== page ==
The Irrigated Rice Research Consortium (IRRC) was created in 1997 with funding from the Swiss Agency for Development and Cooperation (SDC) to provide a venue for linkages among national agricultural research and extension systems, government agencies, nongovernment organizations, academic institutions, and the private sector.
After 16 years (1997-2012), a meta-impact assessment of the IRRC shows that the US$12 million investment in rice research by the SDC has returned more than $70 million in benefits to rice farmers and national economies in 4 of 11 countries where the IRRC has had collaborative research.
The IRRC continues as a partnership mechanism in GRiSP and serves as a platform for several projects, including the Closing Rice Yield Gaps in Asia with Reduced Environmental Footprint (CORIGAP). The CORIGAP Project will develop best management platforms to underpin the certification of farmers who implement good agricultural practices for rice or Rice GAP.
Irrigated rice—the food of billions
Nearly 90% of the world’s rice is produced and consumed in Asia. More than 70% of Asians—about 2.7 billion rice farmers and consumers—depend on the sustainable productivity of the irrigated rice ecosystems for their supply of food.
Irrigated rice is planted in half the world’s rice fields (about 135 million hectares), and produces 75% of the world’s rice supply. Irrigated rice is consequently the most important agricultural ecosystem in Asia, producing the most food to feed the most people. According to the Food and Agriculture Organization, 444 million tons of rice was consumed worldwide in 2008. By 2050, this is expected to rise by 50%.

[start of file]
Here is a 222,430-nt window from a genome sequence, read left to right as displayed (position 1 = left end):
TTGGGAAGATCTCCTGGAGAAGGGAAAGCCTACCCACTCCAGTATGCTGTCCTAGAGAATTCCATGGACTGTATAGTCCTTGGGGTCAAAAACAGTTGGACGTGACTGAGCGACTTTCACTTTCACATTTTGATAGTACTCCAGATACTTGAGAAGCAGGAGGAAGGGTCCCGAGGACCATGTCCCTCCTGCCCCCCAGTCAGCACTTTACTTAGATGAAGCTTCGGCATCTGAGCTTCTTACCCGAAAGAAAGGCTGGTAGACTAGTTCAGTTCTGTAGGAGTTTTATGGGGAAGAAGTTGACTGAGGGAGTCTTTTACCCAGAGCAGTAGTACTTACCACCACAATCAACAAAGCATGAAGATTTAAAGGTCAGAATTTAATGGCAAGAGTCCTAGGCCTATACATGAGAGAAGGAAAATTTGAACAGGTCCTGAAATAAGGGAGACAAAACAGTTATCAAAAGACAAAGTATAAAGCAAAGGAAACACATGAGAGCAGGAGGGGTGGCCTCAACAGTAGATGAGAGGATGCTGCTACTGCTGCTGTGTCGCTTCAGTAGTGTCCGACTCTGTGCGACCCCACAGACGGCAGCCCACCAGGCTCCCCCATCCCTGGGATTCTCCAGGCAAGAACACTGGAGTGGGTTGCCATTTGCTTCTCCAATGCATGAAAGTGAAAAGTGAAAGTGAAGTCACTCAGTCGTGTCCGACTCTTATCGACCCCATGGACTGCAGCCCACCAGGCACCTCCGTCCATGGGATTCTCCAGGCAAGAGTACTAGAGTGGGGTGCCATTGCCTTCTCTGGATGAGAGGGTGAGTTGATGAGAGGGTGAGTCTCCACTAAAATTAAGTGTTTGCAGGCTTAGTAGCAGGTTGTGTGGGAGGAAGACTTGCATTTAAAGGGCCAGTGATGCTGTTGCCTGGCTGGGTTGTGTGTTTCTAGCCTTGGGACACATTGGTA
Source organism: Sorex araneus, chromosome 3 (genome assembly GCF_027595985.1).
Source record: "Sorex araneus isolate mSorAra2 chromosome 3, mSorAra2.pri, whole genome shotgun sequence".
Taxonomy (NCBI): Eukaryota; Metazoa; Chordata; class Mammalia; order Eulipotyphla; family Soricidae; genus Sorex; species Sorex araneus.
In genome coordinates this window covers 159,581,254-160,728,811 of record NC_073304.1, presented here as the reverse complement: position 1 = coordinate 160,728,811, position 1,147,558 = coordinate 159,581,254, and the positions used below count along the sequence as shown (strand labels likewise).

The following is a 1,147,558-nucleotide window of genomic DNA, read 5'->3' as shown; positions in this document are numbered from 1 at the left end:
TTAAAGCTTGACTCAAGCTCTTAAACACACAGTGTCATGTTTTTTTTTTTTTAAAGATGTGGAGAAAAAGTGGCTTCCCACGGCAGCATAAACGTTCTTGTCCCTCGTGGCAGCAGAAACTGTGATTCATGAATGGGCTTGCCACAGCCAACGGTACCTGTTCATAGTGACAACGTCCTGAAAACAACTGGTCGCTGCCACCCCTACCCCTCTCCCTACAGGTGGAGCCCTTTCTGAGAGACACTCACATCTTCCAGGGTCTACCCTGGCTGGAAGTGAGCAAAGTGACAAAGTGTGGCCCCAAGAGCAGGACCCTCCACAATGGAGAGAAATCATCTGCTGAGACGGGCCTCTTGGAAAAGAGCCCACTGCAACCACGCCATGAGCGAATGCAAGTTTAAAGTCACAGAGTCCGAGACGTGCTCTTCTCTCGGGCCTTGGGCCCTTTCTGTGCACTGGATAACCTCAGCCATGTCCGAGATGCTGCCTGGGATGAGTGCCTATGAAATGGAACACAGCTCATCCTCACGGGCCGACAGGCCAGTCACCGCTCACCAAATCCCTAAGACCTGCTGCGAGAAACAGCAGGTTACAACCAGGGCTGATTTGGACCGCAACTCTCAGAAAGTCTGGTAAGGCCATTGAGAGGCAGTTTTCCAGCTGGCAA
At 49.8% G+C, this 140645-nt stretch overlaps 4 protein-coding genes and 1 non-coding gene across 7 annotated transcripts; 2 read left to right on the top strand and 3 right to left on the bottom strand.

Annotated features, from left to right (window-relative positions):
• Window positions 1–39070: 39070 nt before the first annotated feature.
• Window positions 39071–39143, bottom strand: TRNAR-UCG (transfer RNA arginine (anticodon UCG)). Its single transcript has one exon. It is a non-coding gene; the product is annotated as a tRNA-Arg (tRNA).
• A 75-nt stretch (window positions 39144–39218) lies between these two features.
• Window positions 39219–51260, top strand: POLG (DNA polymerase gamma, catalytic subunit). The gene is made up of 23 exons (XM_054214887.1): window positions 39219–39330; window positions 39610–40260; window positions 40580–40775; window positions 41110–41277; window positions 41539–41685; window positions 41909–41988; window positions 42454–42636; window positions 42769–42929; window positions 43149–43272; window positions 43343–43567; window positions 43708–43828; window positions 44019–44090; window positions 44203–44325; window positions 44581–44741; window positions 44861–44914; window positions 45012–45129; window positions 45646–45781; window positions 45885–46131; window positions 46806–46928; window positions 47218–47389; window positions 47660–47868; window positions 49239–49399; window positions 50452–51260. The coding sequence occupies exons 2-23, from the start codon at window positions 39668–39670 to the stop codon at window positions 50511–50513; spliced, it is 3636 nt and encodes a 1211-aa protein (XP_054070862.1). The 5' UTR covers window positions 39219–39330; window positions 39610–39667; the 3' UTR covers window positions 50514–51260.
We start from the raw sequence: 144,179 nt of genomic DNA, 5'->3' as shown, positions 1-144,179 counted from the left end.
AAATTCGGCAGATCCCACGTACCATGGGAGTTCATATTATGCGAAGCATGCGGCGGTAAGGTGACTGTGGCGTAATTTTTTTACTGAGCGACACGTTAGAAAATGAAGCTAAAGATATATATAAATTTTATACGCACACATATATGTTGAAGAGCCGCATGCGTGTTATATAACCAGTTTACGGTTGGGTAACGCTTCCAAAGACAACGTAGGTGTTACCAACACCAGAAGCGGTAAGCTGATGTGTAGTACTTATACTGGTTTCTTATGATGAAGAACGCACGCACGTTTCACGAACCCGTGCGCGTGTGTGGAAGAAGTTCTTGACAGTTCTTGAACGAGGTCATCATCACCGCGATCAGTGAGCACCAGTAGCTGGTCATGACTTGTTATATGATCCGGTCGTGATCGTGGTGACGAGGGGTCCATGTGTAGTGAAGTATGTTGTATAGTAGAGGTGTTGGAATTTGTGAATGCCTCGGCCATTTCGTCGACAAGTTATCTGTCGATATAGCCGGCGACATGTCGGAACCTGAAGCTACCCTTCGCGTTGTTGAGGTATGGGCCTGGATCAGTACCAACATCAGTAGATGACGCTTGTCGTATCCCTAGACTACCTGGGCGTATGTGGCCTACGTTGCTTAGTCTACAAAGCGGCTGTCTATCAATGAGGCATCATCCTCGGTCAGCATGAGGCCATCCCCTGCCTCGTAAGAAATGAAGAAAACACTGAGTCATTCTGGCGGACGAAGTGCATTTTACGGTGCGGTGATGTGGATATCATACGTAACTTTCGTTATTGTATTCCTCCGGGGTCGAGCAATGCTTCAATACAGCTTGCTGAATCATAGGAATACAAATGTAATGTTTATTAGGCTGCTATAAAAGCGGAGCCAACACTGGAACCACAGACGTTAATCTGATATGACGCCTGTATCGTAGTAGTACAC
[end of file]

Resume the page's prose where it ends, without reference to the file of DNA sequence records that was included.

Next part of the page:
Increased rice production must come primarily from higher yields on a shrinking land area in the irrigated and favorable rainfed lowland ecosystems. And this rice will need to be produced with less water, less cost, and probably less available labor. The development and delivery of natural resource management technologies to improve the production of irrigated rice in an ecologically sustainable manner is essential.
The International Rice Research Institute (IRRI), through the Global Rice Science Partnership (GRiSP), continues to provide strong support for the IRRC. The Swiss Agency for Development and Cooperation (SDC) is now funding CORIGAP, a program of activities that builds on the platform provided by the IRRC. Other regional activities that are taking advantage of the IRRC umbrella are the Sustainable Rice Platform (SRP), initiatives on Good Agricultural Practices for rice (Rice GAP), new projects on rice cropping systems in Myanmar, and linkages with the Agricultural Competitiveness Project of the World Bank in the Mekong Delta of Vietnam. The SRP has strong stewardship from the United Nations Environment Programme and IRRI.
In Asia, the IRRC continues to play a strong role in facilitating research and development on rice-based cropping systems and, in particular, fostering cross-country learning across many scientific disciplines and development initiatives. And, CORIGAP is a new major program of research that builds on the local country partnerships and new rice production technologies developed over the past two decades by the IRRC.
For more information, contact:
Ms. Jean Claire Dy
Senior Specialist, Communication